afrol News, 11 March - Organisation errors by the protest movement and clever manoeuvres by the government are strongly challenging the pro-democracy protests in Algeria. It is unsure when new protests will be held.
Even before the Tunisian revolution, an Algerian pro-democracy protests movement was forming. In February, a newly formed National Coordination for Change and Democracy (CNCD) took charge of the protest movement, strongly inspired by the successes of protesters in Tunisia and Egypt.
One month later, the CNCD shows strong signs of weakness and fragmentation and is unable to gather large crowds to what was supposed to become weekly, or even daily, mass protests. For this weekend, different CNCD sources announced for mass protests on Saturday and for Sunday. Some sources even said this weekend's protests would be today; Friday.
The confusion arises from the various autonomous committees of the CNCD. Originally, the CNCD was shaped by several civil society groups and opposition parties in the capital, Algiers. But as government and police have managed to prohibit and stop major protests in Algiers, the CNCD committee in the city of Oran now has emerged as the most energetic.
Also, the mix of entities forming the CNCD protest movement proved unhappy. Especially the participation of old, partly unpopular opposition parties has alienated many Algerians. Youthful protesters at several occasions have rallied against the CNCD itself, urging the "old opposition" to keep out of the youth's revolution.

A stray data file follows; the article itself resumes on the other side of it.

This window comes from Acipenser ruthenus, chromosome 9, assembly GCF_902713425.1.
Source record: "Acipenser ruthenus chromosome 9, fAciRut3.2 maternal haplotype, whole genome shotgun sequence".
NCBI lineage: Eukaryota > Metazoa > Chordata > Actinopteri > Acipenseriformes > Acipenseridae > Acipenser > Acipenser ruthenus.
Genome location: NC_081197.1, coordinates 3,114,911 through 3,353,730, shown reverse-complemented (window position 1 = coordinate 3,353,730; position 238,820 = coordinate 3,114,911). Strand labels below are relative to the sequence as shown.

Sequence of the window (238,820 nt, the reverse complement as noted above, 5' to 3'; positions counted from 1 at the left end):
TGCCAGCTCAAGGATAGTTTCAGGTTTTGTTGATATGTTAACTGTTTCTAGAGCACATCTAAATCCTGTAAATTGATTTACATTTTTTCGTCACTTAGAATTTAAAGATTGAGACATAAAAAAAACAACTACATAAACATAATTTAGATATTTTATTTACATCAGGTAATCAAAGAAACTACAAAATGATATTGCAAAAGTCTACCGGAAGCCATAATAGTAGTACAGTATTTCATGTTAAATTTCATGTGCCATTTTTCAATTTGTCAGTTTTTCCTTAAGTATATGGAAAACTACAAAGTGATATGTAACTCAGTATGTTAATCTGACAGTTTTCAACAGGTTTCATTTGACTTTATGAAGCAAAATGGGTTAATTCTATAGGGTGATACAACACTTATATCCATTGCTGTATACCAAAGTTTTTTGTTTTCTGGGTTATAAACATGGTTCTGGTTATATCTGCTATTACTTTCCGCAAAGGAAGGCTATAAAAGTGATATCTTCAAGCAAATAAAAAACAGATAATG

As a result - and because of massive police presence - protests in Algiers never have reached a critical mass. Indeed, Algeria for decades has been used to riots and manifestations from several pressure groups; with the current pro-democracy movement not able to mobilise more people than other typical rallies.
Also the government of unpopular and uncharismatic President Abdelaziz Bouteflika has plaid its cards well, meeting a potential mass protest movement. The potential social explosion causing the Tunisian riots were met
with food price subsidies already in January. Social reforms and employment-creating programmes were quickly announced.
In February, President Bouteflika addressed the principal demand of the new protest movement when he promised a lifting of the emergency laws that had been in place since 1993. Emergency rule was indeed lifted on 24 February.
But President Bouteflika at the same time ordered a continued ban on protests in Algiers, referring to special threats by "terrorist groups" in the capital. Protesters were allowed to organise their marches in any place outside the capital - a move that allowed the regime to continue to meet protesters in Algiers with massive police violence.
The Algerian government finally has managed to discredit the protest movement to a certain degree, with pro-regime media mostly referring to the protests as organised by the opposition parties being part of the CNCD. These parties are seen as sectarian by large groups of Algerians.
Consequently, pro-democracy protests have become smaller during the last few weeks. The largest protest this month was organised in Algiers and Oran on Saturday 5 March, but were all outnumbered by police forces, violently dispersing the crowds of several hundreds and arresting several protest leaders.
The protest movement - originally thought to have great potentials in an Algeria with rampant corruption an unpopular regime - still hopes to mobilise masses this weekend and in the weekends to come. But the movement risks losing its significance as it fails to find the key to ignite the masses.
In a new attempt to regain momentum, a group of Algerian youths yesterday called for a new mass protest on Saturday 19 March. It is themes the "March of the Algerian Youth" and has a clear message to the CNCD and its members: "Political parties are not invited!"
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